- Ivan III. With him, the era ended. He threw off the Mongol yoke, united the northern Ruthenian (now distinctly Russian) principalities and created the Muscovite Tsardom, which eventually became Tsarist Russia. No wonder historians called him Ivan the Great. The popular memory was not that grateful, however. Unlike Dmitry or Alexander, Ivan was The Chessmaster, he usually reached his goals through diplomacy and manipulation, and seldom went to war. Centuries later, it made him not interesting to make films, paintings or novels about.
Depictions in fiction
- Common in the various Viking sagas though their status as fiction is debatable as many of them were likely not consciously made up on the spot the way a modern fiction writer would (back then it mattered more whether a story was entertaining than whether or not it was true, and most storytellers would just give his own take on a story he liked without bothering to sort). The Rus lands were an exotic haunt that many adventurers went on and came back with stories. Many saga heroes and many protagonists of modern imitations of sagas spent some of their career trading down Russian rivers or heading to the Eastern Roman Empire to serve as Private Military Contractors.
- The same debatable state of fiction can be applied to the medieval Swedish Chronicle of Duke Eric wherein the Novgorodians feature prominently as enemies to the Swedish knights, jarls and kings.
- Eaters of the Dead is partially based on Ibn Fadlans account of a Rus funeral, but is otherwise pure Speculative Fiction.
- Alexander Nevsky depicts the attempted invasion of Novgorod in the 13th century by The Teutonic Knights of the Holy Roman Empire and their defeat by the Russian people, led by said Alexander.
- The 2008 Russian film Aleksandr. Nevskaya bitva concerns the battle of the Neva.
- Three Bogatyrs, a series of Russian animated features based on the Russian Mythology and Tales (of the titular three bogatyrs in particular) with a bits of modern elements and Alexander Pushkin's narrative thrown in.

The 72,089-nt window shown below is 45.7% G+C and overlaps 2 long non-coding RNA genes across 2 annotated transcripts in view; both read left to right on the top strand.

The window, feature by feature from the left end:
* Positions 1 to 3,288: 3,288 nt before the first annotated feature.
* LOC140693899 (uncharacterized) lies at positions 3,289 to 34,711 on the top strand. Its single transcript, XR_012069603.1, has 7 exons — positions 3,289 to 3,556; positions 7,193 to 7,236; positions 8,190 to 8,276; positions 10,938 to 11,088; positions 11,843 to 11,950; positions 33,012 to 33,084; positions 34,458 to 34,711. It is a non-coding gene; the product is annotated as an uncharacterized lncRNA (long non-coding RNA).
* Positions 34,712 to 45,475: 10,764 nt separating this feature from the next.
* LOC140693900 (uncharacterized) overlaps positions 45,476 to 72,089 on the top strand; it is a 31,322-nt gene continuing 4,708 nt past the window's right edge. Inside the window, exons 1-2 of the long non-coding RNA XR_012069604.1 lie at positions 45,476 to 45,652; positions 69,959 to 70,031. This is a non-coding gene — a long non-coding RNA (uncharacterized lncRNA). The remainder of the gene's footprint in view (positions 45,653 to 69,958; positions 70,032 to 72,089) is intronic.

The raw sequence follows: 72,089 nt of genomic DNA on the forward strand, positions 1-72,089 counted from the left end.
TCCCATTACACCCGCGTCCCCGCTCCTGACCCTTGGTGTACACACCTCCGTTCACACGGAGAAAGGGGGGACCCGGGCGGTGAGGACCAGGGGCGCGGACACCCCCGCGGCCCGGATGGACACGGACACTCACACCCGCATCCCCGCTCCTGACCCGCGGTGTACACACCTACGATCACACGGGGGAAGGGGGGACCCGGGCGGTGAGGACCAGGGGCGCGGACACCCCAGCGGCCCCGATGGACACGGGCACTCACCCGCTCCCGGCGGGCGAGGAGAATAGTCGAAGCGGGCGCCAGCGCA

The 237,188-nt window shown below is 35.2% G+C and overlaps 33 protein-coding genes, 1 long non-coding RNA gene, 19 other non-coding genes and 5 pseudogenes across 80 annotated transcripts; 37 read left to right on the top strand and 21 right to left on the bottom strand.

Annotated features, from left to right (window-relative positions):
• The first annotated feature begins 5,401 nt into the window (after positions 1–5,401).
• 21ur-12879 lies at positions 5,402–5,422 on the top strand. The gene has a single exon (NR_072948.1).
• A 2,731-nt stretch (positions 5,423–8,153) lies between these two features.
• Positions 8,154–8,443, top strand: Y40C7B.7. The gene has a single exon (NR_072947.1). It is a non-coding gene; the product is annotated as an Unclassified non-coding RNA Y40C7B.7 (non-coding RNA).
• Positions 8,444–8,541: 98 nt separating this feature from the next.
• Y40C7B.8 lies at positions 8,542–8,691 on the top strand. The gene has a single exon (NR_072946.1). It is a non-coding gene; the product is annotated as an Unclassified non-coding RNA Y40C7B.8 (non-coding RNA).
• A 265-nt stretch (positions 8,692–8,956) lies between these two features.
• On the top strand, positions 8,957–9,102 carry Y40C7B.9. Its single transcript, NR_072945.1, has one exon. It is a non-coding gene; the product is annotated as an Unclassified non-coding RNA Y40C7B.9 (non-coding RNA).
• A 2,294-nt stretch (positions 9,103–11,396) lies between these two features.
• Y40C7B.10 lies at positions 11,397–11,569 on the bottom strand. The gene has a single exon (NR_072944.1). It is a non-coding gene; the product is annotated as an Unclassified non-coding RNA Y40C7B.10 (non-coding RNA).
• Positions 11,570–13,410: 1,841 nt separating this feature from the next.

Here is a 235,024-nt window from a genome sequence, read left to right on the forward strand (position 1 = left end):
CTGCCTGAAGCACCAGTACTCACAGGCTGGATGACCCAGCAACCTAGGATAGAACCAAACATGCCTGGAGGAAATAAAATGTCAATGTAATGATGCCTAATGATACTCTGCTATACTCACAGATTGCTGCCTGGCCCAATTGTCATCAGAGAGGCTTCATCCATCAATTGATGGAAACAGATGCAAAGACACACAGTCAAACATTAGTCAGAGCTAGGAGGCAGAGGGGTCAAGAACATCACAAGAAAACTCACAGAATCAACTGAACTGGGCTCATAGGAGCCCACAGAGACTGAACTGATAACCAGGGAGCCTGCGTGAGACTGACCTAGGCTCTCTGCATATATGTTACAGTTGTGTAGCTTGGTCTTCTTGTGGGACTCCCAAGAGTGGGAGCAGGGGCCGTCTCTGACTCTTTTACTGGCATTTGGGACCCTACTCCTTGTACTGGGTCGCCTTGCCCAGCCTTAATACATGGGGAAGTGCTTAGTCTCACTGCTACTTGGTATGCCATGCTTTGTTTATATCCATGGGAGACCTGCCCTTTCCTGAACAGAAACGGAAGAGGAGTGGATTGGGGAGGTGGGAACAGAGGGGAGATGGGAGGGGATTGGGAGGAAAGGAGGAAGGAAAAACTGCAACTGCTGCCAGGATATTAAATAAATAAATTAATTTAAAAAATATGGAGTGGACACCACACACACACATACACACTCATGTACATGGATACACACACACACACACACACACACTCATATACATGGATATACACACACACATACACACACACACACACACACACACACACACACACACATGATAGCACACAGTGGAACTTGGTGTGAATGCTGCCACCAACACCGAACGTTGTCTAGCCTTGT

- Unsurprisingly, Casca: The Eternal Mercenary has been here many times, sometimes fighting against the Rus and sometimes with them.
- The Crusader Kings games include the rulers of Novgorod and Kyiv (among others) as playable characters. The DLC pack The Old Gods for the second game even pushes the timeline back to Rurik himself.
- Gurps Russia and to a lesser extent Vikings.
- The teen book The Last Viking by Henry Treece traces the life of Harald Hardrada, including his journey down the Russian rivers to serve as a mercenary. In one part he attends a feast at the hall of the prince of Novgorod and has a sidequest collecting tribute from rebellious peasants.
- The second part of The Long Ships is (mostly) set here.
- Kyiv is a "rebel" settlement instead of a proper faction in Medieval II: Total War with Novgorod (called anachronistically Russia) instead being the playable Rus' state, but the Stainless Steel Game Mod adds The Grand Duchy of Kyiv into the game (as well as renaming Russia into Novgorod). In both versions, the Rus' have some quality heavy cavalry and horse archers, but not much in the way of professional infantry, and true to history, the Mongols will be heading their way at some point...
- Some time is spent there in Mother of Kings by Poul Anderson; specifically Eric Bloodaxe going on an expedition through the rivers before meeting his wife, the title character.
- The New Order Last Days Of Europe is set in an Alternate-History Nazi Victory world in which USSR collapsed into warlordism. One of Russia's potential unifiers is Major General Nikolai Ivanovich Krylov, who went mad and crowned himself Rurik II (reincarnation of Rurik).
- Northlanders: The Plague Widow, is set in a Swedish trading settlement in 11th century Rus. It's beset by freezing cold, racism and mistrust between the Vikings and the Slavs, rampant galloping corruption among the warrior caste tasked with defending the settlement, and a nice little plague to top it off.
- In The Northman the land of the Rus is briefly seen in the first act being raided by a group of berserkers that prince Amleth ended up with. His Love Interest Olga is a Slav who is captured by the group and sold as a slave to Fjolnir.
- A frequent location in The Oathsworn books.
- The Strongbow Saga part 4: The Long Hunt features an Irish warrior traveling with his Danish comrades to Birka in Sweden and meeting up with Rurik, who is unambiguously portrayed as being Swedish. Book 5 will presumably be set in Kievan Rus, but it has been stuck in Development Hell for 3 years now.
- In Tomb Raider Chronicles, the demon Verdilet claims to have once served under Alexander Nevsky in his war against Sweden, back when he was a human.